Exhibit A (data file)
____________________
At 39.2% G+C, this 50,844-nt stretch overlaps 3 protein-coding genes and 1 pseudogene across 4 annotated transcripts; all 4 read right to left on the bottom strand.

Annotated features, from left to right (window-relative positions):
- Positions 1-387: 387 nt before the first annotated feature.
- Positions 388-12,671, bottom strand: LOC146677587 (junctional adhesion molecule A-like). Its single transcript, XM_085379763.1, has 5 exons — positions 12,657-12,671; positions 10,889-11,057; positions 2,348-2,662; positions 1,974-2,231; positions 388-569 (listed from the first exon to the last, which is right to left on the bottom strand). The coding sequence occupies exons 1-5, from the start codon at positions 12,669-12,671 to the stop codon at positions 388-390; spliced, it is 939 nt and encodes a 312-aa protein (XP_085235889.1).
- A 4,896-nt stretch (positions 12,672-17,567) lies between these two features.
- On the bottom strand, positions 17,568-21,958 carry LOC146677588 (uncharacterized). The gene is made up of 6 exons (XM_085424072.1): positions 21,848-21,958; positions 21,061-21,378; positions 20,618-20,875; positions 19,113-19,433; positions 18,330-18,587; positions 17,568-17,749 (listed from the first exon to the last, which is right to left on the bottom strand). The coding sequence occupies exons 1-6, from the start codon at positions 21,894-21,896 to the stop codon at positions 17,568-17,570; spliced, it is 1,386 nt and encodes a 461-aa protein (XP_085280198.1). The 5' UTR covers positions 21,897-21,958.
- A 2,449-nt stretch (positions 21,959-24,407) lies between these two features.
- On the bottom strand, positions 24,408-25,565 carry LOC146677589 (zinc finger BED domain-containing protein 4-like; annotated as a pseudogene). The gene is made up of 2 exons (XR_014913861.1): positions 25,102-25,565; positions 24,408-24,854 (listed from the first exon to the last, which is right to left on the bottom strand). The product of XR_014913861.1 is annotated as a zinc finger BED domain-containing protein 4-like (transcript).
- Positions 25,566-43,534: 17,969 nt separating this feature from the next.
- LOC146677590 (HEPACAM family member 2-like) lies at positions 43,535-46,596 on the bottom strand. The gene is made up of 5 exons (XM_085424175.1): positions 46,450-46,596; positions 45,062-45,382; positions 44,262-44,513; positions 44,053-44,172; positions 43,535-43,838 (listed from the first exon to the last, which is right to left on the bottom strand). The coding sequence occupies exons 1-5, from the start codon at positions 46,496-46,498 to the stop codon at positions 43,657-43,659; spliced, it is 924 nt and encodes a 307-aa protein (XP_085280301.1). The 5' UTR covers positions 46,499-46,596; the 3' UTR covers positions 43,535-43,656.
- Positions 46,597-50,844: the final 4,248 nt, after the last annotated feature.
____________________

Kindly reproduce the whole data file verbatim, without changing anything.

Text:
At 39.2% G+C, this 50,844-nt stretch overlaps 3 protein-coding genes and 1 pseudogene across 4 annotated transcripts; all 4 read right to left on the bottom strand.

Annotated features, from left to right (window-relative positions):
- Positions 1-387: 387 nt before the first annotated feature.
- Positions 388-12,671, bottom strand: LOC146677587 (junctional adhesion molecule A-like). Its single transcript, XM_085379763.1, has 5 exons — positions 12,657-12,671; positions 10,889-11,057; positions 2,348-2,662; positions 1,974-2,231; positions 388-569 (listed from the first exon to the last, which is right to left on the bottom strand). The coding sequence occupies exons 1-5, from the start codon at positions 12,669-12,671 to the stop codon at positions 388-390; spliced, it is 939 nt and encodes a 312-aa protein (XP_085235889.1).
- A 4,896-nt stretch (positions 12,672-17,567) lies between these two features.
- On the bottom strand, positions 17,568-21,958 carry LOC146677588 (uncharacterized). The gene is made up of 6 exons (XM_085424072.1): positions 21,848-21,958; positions 21,061-21,378; positions 20,618-20,875; positions 19,113-19,433; positions 18,330-18,587; positions 17,568-17,749 (listed from the first exon to the last, which is right to left on the bottom strand). The coding sequence occupies exons 1-6, from the start codon at positions 21,894-21,896 to the stop codon at positions 17,568-17,570; spliced, it is 1,386 nt and encodes a 461-aa protein (XP_085280198.1). The 5' UTR covers positions 21,897-21,958.
- A 2,449-nt stretch (positions 21,959-24,407) lies between these two features.
- On the bottom strand, positions 24,408-25,565 carry LOC146677589 (zinc finger BED domain-containing protein 4-like; annotated as a pseudogene). The gene is made up of 2 exons (XR_014913861.1): positions 25,102-25,565; positions 24,408-24,854 (listed from the first exon to the last, which is right to left on the bottom strand). The product of XR_014913861.1 is annotated as a zinc finger BED domain-containing protein 4-like (transcript).
- Positions 25,566-43,534: 17,969 nt separating this feature from the next.
- LOC146677590 (HEPACAM family member 2-like) lies at positions 43,535-46,596 on the bottom strand. The gene is made up of 5 exons (XM_085424175.1): positions 46,450-46,596; positions 45,062-45,382; positions 44,262-44,513; positions 44,053-44,172; positions 43,535-43,838 (listed from the first exon to the last, which is right to left on the bottom strand). The coding sequence occupies exons 1-5, from the start codon at positions 46,496-46,498 to the stop codon at positions 43,657-43,659; spliced, it is 924 nt and encodes a 307-aa protein (XP_085280301.1). The 5' UTR covers positions 46,499-46,596; the 3' UTR covers positions 43,535-43,656.
- Positions 46,597-50,844: the final 4,248 nt, after the last annotated feature.